Non-alcoholic steatohepatitis (NASH) real-world evidence:
Advanced approaches to achieve high validity
Erin Murray1 MPH, Mahder Teka1 MS, Paddu Vedam1 MS, Daniel Riskin1 MD, FACS
Regulatory, market access, and prescribing decisions are increasingly based on insights from routine care, also known as real-world evidence (RWE). As RWE increasingly influences the standard of care, data quality has come under scrutiny. For instance, use of just structured data can limit accurate capture of certain clinical conditions, such as NASH. Hence, the data quality standard of accuracy, completeness, and traceability has been distilled to measurable values.
To estimate the validity of structured and unstructured electronic health record (EHR) data and associated technologies in identifying concepts related to NASH through comparison with a manual reference standard.
The study involved retrospective analysis of EHR data from two data sources. Accuracy was tested in two study arms for 19 pre-selected NASH-related concepts. Data were extracted from 6,087 encounters (from 3,137 patients), each with paired structured and unstructured data. F1-score, a weighted average of recall and precision was used to measure accuracy. Recall, also called sensitivity, is the percent of data elements identified by the reference standard that were also identified by the automated algorithm. Precision, or positive predictive value, is the percent of data elements identified by the automated algorithm that were also identified by the reference standard.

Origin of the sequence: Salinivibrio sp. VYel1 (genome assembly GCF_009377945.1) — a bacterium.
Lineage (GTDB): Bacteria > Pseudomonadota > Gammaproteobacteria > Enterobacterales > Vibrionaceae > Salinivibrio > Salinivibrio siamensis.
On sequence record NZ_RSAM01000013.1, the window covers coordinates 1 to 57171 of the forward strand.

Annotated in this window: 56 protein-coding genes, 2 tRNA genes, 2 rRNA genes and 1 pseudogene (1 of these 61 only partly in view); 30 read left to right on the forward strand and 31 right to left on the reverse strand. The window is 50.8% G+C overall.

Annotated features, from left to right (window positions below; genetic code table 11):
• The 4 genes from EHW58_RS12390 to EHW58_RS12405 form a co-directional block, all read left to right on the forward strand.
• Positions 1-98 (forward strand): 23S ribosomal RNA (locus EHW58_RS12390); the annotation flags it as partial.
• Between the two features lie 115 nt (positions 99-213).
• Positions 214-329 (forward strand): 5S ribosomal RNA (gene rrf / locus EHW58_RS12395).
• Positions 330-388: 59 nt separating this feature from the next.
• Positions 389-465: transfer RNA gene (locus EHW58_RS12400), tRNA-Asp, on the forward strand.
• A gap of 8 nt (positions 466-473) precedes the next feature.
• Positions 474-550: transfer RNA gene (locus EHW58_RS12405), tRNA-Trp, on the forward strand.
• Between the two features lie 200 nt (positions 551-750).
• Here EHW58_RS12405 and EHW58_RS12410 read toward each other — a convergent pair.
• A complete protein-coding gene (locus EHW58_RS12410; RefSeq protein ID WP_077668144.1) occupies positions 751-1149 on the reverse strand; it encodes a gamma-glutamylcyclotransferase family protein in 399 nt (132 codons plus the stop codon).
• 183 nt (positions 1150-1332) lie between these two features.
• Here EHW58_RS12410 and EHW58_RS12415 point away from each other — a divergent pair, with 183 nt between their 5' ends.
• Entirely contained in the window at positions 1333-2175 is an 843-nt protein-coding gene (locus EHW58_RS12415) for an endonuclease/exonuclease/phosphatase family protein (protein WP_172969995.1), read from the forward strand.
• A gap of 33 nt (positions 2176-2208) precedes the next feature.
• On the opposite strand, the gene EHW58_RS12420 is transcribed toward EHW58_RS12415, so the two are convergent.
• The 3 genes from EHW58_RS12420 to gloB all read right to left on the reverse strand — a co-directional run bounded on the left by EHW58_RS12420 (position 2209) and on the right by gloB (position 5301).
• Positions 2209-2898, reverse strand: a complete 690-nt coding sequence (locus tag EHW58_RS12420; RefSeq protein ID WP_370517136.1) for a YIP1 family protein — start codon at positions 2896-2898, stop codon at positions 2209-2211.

An F1-score of 80% was considered the threshold for high accuracy. A two-sided p-value of 0.05 and a Chi-squared test were used to compare the study arms. Encounter occurrence is the number of encounters that have at least one occurrence of the concept. Per protocol, concepts with less than 20 occurrences within the dataset were excluded.
The average recall, precision, and F1-score in the traditional study arm were 37.2%, 98.9%, and 54.1%, respectively (Table 2). The average recall, precision, and F1-score in the advanced (NLP plus AI-based inference) study arm were 96.0%, 97.4%, and 96.7%, respectively.
There was a 42.6% absolute increase and a 78.7% relative increase in F1-score between traditional and advanced approaches. A statistically significant difference between the two arms was indicated (p<0.001) for all data elements where data were available.
Cohen’s kappa score indicated 88% inter-rater reliability, reflecting a highly credible reference standard. Use of NLP plus inference enabled improved accuracy for concepts where doctors used variable language (e.g., the doctor referenced a liver scan with a fibrosis stage without ever mentioning liver fibrosis itself or mentioned fibrosis and only referenced the liver later in the narrative).
In particular, for liver fibrosis and alcohol use (Table 3), F1-scores were 80.1% and 75.3% using NLP alone versus 94.7% and 91.2% using NLP plus inference. This represented an average relative increase of 19.7% by applying inference over NLP alone.
Given substantial variability in available data and technology, accuracy should be measured and reported using recall, precision, and F1-score if the study protocol requires high-validity evidence. Traditional NLP alone may be insufficient technology to enable high accuracy, as seen in clinically important NASH concepts such as liver fibrosis and alcohol use. Results suggest that augmentation with unstructured data and artificial intelligence represent a viable pathway to support high-quality data aggregation and enable high-validity evidence generation.
1Verantos Inc., 325 Sharon Park Dr., Menlo Park, CA 94025